Historical Sketch of the Parry Manufacturing Company

The Parry Manufacturing Company began its business of buggy making in 1882 in Rushville, Rush County, as the C Spring Cart Company. Owners of the operation were David M. Parry and his brother Thomas H. Parry. The factory was destroyed by fire in1884 and the Parry brothers relocated to Indianapolis two years later forming a joint stock company with David Parry as president.

In the early 1890s Parry began experimenting with motorized vehicles. In 1900 Parry Manufacturing Company erected their new factory on 54 acres along the White River on South Street west of downtown Indianapolis and made the claim of being the largest carriage factory in the world. In 1906 David Parry acquired the Overland Company, a producer of automobiles from Terre Haute.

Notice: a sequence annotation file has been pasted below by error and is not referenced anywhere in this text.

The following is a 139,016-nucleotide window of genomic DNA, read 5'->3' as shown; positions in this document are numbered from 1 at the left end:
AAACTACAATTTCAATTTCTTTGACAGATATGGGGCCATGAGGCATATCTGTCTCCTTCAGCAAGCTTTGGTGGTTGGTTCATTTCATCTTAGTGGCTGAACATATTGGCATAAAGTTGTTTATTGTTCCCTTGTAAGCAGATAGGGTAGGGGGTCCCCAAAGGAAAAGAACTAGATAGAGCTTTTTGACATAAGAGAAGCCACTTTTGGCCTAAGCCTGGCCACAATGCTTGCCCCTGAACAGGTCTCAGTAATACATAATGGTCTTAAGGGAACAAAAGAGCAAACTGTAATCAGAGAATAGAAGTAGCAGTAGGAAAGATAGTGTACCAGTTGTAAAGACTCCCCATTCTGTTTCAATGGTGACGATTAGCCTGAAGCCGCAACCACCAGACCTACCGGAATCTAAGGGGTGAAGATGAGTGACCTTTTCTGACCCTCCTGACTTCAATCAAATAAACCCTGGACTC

Parry was hit hard by a short economic depression in 1907 and was never able to produce an automobile and had to sell the business to John N. Willys in 1908. Willys renamed it the Willys-Overland Company and moved it to Ohio where it eventually became known for the manufacturing of the Jeep.

Parry quickly recovered from its financial losses and began manufacturing automobiles in 1909 under the name of the Parry Automobile Company.The company produced the Parry in 1909 and the New Parry in 1910. In 1911 the company name was changed to Motor Car Manufacturing Company and began producing the Pathfinder which achieved a certain amount of notoriety for its larger touring cars.

In September, 1917, the company declared bankruptcy. In the meantime, the Parry Manufacturing Company was producing universal commercial bodies and truck bodies until 1919 when it merged with the Martin Truck and Body Corporation of York,Pennsylvania. The Indianapolis facility continued manufacturing truck and auto bodies under the name of the Martin–Parry Corporation until 1930 when the plant was sold to the Chevrolet Motor Company.